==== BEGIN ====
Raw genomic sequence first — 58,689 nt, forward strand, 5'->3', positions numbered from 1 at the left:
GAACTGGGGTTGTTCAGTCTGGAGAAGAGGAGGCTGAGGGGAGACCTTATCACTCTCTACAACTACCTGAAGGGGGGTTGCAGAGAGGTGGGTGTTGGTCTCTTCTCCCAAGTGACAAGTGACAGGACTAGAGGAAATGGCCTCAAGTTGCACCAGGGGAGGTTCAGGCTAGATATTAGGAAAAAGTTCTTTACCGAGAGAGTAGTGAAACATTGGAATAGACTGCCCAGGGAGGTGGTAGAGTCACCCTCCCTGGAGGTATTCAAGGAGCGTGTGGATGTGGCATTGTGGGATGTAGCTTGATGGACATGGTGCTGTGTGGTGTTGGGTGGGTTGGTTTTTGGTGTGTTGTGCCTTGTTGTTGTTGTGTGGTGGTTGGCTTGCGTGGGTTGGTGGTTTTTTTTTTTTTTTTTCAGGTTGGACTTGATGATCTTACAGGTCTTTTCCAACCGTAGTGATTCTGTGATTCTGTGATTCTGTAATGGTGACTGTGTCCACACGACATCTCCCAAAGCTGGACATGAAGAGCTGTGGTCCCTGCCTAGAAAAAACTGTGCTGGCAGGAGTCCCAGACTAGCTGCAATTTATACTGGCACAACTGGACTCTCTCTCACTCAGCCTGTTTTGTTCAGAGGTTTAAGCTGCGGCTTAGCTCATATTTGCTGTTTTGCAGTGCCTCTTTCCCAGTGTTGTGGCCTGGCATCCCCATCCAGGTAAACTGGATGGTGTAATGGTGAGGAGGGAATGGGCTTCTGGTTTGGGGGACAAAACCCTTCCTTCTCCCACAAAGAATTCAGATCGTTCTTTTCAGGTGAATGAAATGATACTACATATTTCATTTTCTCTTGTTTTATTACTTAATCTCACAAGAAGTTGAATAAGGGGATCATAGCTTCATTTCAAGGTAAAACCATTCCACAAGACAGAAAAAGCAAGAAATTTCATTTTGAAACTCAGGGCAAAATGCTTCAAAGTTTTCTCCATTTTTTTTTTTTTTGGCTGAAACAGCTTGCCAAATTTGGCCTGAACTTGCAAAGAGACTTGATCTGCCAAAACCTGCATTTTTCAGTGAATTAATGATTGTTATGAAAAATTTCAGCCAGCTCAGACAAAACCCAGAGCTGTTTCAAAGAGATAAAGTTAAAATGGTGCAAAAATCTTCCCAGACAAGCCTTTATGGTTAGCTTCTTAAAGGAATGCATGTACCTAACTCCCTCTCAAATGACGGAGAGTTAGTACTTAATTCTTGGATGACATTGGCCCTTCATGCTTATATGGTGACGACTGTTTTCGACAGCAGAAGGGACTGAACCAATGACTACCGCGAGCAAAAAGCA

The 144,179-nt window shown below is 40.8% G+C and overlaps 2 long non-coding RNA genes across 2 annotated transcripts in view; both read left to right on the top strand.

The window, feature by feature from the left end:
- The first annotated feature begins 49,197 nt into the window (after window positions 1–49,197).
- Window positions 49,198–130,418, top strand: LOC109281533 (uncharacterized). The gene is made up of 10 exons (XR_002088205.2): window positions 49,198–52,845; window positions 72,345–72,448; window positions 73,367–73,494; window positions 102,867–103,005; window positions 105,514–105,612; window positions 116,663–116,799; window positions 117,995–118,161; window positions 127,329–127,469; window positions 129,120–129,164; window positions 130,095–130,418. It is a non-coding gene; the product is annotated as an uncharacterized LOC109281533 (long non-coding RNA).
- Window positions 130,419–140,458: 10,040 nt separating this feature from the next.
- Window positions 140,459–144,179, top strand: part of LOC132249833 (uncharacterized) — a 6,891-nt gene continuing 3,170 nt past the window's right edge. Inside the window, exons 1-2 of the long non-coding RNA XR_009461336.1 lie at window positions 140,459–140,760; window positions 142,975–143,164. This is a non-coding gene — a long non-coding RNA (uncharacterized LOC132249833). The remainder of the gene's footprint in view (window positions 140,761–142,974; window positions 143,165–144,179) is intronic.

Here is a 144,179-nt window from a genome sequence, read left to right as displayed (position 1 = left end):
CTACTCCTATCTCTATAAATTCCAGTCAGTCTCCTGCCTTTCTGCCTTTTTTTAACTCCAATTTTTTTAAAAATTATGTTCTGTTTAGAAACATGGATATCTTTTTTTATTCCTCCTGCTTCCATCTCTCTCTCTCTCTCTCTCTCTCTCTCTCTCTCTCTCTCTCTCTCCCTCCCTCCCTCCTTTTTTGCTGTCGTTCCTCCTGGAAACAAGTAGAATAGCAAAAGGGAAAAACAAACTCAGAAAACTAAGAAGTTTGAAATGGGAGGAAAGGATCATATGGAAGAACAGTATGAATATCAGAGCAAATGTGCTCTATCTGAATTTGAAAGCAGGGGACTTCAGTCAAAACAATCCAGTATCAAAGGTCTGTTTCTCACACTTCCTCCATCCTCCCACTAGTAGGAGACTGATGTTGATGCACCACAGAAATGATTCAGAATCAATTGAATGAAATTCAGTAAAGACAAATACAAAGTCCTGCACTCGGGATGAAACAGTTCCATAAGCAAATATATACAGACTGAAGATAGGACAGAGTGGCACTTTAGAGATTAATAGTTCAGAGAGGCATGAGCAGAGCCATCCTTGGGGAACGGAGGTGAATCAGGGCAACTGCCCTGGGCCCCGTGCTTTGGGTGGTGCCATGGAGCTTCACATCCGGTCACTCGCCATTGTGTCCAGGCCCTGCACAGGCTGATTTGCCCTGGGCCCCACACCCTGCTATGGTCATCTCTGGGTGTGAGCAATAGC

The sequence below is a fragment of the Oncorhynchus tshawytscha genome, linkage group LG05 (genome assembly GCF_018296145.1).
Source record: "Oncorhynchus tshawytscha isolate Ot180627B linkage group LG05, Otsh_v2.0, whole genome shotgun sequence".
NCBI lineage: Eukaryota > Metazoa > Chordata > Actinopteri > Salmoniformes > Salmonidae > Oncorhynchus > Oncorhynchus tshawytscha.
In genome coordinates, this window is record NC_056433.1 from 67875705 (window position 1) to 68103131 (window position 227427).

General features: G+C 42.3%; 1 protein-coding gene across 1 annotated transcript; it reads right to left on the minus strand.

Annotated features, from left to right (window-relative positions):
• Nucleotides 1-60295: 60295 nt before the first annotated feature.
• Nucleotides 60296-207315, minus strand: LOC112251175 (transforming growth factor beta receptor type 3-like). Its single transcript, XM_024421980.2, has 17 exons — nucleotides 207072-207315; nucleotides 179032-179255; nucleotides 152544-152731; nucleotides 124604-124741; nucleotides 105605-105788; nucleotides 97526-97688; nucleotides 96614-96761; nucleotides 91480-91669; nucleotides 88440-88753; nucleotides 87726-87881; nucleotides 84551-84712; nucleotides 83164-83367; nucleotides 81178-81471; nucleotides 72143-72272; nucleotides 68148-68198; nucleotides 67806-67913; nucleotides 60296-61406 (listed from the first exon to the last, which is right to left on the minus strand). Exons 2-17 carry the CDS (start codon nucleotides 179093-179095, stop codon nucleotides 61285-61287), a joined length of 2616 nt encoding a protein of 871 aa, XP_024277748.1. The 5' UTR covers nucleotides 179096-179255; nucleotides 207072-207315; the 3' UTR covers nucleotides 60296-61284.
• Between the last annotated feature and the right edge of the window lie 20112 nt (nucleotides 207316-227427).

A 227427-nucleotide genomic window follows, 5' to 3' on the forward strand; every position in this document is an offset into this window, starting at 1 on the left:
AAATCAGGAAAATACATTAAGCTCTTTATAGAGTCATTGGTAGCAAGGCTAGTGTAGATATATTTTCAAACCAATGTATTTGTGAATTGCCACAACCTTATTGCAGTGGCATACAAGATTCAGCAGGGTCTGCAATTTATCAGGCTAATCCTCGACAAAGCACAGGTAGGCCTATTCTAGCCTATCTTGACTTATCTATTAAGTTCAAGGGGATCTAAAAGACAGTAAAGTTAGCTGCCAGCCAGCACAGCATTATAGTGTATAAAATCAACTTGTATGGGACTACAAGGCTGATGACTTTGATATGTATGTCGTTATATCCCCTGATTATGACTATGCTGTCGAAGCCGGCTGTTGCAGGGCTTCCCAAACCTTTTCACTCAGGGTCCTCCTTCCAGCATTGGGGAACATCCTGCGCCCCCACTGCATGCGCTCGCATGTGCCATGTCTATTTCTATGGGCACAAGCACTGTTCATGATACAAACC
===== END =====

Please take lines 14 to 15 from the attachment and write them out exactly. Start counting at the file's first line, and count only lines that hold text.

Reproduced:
In genome coordinates, this window is record NC_056433.1 from 67875705 (window position 1) to 68103131 (window position 227427).

General features: G+C 42.3%; 1 protein-coding gene across 1 annotated transcript; it reads right to left on the minus strand.